Jackie Robinson’s jersey
To commemorate the historic moment of Major League Baseball’s integration 75 years ago, the Smithsonian’s National Museum of African American History and Culture has displayed a jersey of baseball icon Jackie Robinson for a limited time. . The jersey, one of about five known to have been worn by Robinson, will remain on display until May 1 in the museum’s ‘Sports: Leveling the Playing Field’ gallery.
Additionally, the museum will hold a special event on April 15, also known as Jackie Robinson Day, to discuss Robinson’s legacy. Moderated by Justin Tinsley, Senior Culture Editor of Countryside, the panel will include Greg Carr, professor of African studies at Howard University, Damion Thomas, curator of the sports museum, AJ Andrews, professional softball player, and Elaine Weddington Steward, vice president and club lawyer for the Red Sox from Boston. In 1990, Steward became assistant general manager of the Boston Red Sox, making her the first woman and the second African American in Major League Baseball to hold the position. The public can Register for the live-streamed event and learn more about Robinson on the museum’s new webpage”Celebrate Jackie.”
“Robinson’s debut as the first African American in Major League Baseball was a catalyst not only for mainstreaming the sport, but also for broader movements that advocated civil rights and equality for all African Americans. -Americans,” said Damion Thomas, curator of sports at the museum. “Seventy-five years later, the legacy of Robinson’s courageous act is considered a defining moment in history.”
An outstanding baseball player, Robinson joined Major League Baseball on April 15, 1947 with the Brooklyn Dodgers at Ebbets Field in Brooklyn, New York, wearing the number “42”. The jersey on display in the museum is Robinson’s road jersey from the 1951 baseball season. His major league debut played a pivotal role in how the nation would react to the teams’ integration. In doing so, he became the biggest name in baseball since Babe Ruth and won Rookie of the Year. Its success had ramifications far beyond the playing field, as many African-American leaders viewed the “noble experiment” as a model of widespread integration. After Robinson’s induction into the Baseball Hall of Fame in 1962, the Reverend Martin Luther King Jr. remarked on the monumental influence Robinson’s career had on the Civil Rights Movement: Freedom Rides.
During the first half of the 20th century, Major League Baseball excluded African-American players from their rosters. Most black players have turned to black leagues to show off their skills domestically. In 1945, Rickey, general manager of the Brooklyn Dodgers, decided to take the first step towards entering the major leagues.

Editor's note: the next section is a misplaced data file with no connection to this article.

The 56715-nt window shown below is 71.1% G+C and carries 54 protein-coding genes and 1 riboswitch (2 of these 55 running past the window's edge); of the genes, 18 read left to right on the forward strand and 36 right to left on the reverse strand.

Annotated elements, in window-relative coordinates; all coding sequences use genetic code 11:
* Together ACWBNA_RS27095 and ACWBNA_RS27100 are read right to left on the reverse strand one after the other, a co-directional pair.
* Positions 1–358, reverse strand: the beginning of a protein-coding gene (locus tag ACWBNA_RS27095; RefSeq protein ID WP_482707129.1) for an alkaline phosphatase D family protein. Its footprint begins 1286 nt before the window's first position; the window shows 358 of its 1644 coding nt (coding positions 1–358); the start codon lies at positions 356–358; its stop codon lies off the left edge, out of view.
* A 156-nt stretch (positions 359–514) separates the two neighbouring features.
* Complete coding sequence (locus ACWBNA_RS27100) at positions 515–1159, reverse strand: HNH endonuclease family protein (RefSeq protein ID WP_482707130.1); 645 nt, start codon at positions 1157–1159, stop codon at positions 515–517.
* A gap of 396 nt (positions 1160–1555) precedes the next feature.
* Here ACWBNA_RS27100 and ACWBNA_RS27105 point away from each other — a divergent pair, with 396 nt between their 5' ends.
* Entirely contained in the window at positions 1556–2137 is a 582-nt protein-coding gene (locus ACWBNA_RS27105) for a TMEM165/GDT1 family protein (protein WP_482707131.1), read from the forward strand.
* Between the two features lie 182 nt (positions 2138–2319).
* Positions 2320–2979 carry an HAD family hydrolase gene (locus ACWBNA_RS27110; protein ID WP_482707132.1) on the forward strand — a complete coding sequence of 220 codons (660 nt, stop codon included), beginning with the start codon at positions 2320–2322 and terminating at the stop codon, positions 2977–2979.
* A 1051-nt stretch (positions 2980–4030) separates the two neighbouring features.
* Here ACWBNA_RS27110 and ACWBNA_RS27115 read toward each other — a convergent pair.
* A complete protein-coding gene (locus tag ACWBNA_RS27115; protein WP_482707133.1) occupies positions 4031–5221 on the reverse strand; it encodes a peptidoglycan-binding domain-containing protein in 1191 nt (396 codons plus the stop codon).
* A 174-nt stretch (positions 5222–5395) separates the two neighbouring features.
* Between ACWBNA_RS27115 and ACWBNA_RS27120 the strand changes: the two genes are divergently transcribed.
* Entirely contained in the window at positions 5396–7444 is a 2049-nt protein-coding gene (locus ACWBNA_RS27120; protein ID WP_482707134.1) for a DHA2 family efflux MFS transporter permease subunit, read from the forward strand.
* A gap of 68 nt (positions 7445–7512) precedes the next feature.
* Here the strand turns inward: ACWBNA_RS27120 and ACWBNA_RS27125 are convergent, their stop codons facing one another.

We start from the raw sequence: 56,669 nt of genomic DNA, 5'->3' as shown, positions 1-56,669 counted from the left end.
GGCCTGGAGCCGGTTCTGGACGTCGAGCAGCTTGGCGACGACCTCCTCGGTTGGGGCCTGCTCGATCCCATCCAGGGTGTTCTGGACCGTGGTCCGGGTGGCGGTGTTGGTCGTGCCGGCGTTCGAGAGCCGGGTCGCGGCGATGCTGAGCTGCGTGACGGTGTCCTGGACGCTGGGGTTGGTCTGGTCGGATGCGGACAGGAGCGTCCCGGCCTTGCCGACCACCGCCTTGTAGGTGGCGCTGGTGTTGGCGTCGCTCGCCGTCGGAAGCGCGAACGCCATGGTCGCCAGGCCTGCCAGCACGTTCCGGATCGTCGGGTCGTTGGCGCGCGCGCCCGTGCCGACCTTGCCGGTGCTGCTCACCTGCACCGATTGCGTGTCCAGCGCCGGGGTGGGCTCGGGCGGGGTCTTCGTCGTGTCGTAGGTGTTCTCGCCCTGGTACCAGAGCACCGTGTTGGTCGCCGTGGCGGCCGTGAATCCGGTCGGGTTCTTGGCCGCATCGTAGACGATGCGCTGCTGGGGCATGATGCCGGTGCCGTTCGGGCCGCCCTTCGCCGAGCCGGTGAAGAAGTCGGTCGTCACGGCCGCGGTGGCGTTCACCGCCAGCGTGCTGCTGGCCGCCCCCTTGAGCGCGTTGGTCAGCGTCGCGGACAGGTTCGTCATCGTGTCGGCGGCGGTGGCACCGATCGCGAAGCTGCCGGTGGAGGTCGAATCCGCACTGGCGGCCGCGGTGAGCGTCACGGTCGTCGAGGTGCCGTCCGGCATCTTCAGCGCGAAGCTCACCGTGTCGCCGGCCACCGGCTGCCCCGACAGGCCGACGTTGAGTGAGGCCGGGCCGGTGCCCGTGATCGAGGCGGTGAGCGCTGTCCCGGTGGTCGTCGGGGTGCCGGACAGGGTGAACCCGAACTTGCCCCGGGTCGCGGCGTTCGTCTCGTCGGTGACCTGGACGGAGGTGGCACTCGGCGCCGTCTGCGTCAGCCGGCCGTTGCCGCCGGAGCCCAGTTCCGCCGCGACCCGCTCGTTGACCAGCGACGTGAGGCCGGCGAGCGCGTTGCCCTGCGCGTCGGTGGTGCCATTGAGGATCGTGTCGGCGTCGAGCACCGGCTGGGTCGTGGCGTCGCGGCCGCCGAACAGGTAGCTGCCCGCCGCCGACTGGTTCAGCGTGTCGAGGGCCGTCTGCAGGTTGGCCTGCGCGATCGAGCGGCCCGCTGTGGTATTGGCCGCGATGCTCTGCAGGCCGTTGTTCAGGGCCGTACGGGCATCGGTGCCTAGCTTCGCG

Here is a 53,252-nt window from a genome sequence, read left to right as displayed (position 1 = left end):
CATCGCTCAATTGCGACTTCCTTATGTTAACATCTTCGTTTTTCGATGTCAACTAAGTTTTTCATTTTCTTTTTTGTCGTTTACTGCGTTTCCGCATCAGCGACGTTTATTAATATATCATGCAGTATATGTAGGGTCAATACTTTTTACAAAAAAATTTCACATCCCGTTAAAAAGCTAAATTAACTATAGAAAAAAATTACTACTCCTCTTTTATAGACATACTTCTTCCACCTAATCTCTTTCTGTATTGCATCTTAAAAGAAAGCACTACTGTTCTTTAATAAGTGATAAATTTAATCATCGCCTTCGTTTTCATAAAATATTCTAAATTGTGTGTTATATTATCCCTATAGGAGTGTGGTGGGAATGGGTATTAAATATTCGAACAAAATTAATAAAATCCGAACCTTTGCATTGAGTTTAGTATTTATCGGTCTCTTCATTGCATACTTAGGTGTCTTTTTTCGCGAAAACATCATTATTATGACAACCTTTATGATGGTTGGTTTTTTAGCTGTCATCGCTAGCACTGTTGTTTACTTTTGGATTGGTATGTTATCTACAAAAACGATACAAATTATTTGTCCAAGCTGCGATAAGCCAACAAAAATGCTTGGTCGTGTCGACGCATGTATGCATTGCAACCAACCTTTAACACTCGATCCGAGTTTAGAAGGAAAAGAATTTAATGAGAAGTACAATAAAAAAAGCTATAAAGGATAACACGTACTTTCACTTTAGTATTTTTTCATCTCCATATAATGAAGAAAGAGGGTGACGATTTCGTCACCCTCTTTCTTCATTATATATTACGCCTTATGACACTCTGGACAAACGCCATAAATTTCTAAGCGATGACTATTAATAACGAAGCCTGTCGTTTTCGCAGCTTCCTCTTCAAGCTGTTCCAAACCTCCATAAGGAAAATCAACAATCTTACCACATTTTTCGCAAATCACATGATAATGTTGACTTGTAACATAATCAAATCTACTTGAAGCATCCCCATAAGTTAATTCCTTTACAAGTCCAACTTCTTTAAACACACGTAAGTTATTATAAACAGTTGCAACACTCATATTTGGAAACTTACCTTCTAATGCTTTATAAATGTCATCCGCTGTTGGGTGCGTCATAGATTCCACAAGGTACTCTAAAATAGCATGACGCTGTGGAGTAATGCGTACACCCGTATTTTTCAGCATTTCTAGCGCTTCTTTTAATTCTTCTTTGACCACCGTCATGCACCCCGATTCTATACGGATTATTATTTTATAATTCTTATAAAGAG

Rickey had already begun scouting the Negro leagues for potential players to add to the Dodgers’ roster when he identified Robinson as a potential pick. As a college-educated military officer and non-Southern Negro League player with a level-headed demeanor, Robinson was seen by many as an ideal candidate to be the first African American to play in the major leagues. Two years after meeting Rickey, Robinson played his first major league game, making him the first African-American player in the modern era of professional baseball and breaking the game’s color barrier.
Throughout his career, Robinson was heavily involved in activism and consistently advocated for greater efforts to reform Major League Baseball. After retiring in 1955, he focused his popularity and voice on activism and the civil rights movement. He was one of the most sought after speakers and fundraisers for the NAACP.
In 1997, 50 years after Robinson broke the color barrier in baseball, Major League Baseball retired its number 42 jersey from all teams; he is the first and only major professional sports player in the United States to receive this honor. In 2004, Major League Baseball officially declared April 15 as “Jackie Robinson Day” in commemoration of Robinson’s debut and the integration into Major League Baseball.
The museum is now open to the public seven days a week from 10 a.m. to 5:30 p.m. Visitors can enter the museum until 4 p.m. Free passes for the hour are required for entry.
About the National Museum of African American History and Culture
Since opening on September 24, 2016, the National Museum of African American History and Culture has welcomed more than 7.5 million in-person visitors and millions more through its digital presence. Occupying a prominent location next to the Washington Monument on the National Mall in Washington, D.C., the nearly 400,000 square foot museum is the nation’s largest and most comprehensive cultural destination devoted exclusively to exploring, documenting and presenting African-American history and its impact. on American and world history. For more information about the museum, visit nmaahc.si.edu and follow @NMAAHC on Twitter, Facebook and Instagram or call Smithsonian information at (202) 633-1000.